My personal favorite part was seeing lots of white rhinos roaming around freely with their babies. If you know anything about me or read my Kenya post, you know that I regularly cry when seeing baby rhinos. And, per my usual, I was SO giddy after seeing these guys running right in front of our vehicle!
We also got pretty excited when we saw lots of zebras, emu and giraffes. It’s just such a cool experience watching these majestic animals.
The drive typically takes about an hour, but we spent a bit longer watching the animals and taking pictures. Windows must be up at all times and you absolutely cannot exit your vehicle at any time.
The park also has campsites, gift shops, food, a veterinary hospital, an animal demonstration theater and even a gas station. It also offers a number of educational programs and camps for school and tour groups.
A Broad Recommendation: Book your tickets in advance online and receive a discount off regular general admission pricing.
After the safari, we did the short Nature Walk trail and watched some chimpanzees play across the lake from us.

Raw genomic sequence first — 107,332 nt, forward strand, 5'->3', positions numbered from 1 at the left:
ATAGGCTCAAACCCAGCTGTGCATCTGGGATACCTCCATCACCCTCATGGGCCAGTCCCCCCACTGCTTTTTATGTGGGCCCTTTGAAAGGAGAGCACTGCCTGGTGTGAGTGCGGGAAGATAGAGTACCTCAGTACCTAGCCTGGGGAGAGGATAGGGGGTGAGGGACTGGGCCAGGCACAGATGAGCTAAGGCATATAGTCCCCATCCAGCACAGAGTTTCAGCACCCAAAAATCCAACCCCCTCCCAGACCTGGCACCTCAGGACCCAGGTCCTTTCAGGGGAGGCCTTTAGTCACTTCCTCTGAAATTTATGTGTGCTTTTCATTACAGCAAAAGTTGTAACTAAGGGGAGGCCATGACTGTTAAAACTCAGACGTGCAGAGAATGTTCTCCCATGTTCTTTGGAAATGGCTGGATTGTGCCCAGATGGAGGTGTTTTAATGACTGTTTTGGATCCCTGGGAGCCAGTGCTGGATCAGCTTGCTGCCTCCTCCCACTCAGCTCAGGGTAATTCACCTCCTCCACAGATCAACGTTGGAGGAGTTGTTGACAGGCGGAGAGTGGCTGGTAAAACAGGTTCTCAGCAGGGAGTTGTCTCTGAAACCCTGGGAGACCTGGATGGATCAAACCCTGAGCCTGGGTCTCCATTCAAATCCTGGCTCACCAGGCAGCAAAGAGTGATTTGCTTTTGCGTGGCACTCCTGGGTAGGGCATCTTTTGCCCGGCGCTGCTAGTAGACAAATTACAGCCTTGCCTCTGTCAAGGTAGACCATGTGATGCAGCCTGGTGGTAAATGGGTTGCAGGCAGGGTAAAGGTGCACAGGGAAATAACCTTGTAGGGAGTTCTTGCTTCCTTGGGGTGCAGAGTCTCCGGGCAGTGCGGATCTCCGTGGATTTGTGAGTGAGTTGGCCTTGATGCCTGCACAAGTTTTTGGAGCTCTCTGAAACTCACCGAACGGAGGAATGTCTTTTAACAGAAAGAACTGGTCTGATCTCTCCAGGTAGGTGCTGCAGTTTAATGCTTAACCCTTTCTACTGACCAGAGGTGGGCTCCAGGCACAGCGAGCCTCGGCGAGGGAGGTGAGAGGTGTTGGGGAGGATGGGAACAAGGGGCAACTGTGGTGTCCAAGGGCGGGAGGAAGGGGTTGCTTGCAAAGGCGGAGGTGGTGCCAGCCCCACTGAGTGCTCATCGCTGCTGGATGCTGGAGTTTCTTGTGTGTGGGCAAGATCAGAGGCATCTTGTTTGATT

Next, we made our way to Mounts Botanical Garden, Palm Beach County’s oldest and largest botanical garden.
Named after Marvin U. “Red” Mounts, who served Palm Beach County farmers for more than 40 years and was Palm Beach County’s first assistant agricultural extension agent, their mission is to “inspire and educate through nature”.
Located behind Palm Beach International Airport, the garden is an oasis amongst the hustle and bustle surrounding it. Twenty-five gardens span fourteen acres and are home to more than 2,000 tropical and subtropical plant species.
Both relaxing and inspiring, the gardens also offer a lot of information about the plant species found in each area. We had a lot of fun exploring and enjoying all that the gardens had to offer!
By now, we were all pretty hungry and started looking up random restaurants when we found El Paso Taco Restaurant (for which I couldn’t track down a website). Upon first glance, this place looked like a hole in the wall, and I didn’t have high expectations.
Tim and I ordered the Authentic Tacos (Al Pastor and Carne Asada) and were pleasantly surprised! They tasted just like the tacos we are used to in Texas, which is a good sign in our opinion – haha. I also ordered a tamale, and both Don and Kristina ordered quesadillas off the lunch menu; they also thoroughly enjoyed their meals. Including fountain drinks and tip, our meal was $44 total. Not bad for four people!
Up next was Winding Waters Natural Area.
The area sits on 548 acres of natural preserve, boasting mesic flatwoods, hydric hammock, depression marsh, wet prairie and dome swamp, as well as an abundance of birdlife. There are several hiking trails, a canoe/kayak trail, and an observation deck, and we saw someone fishing during our visit.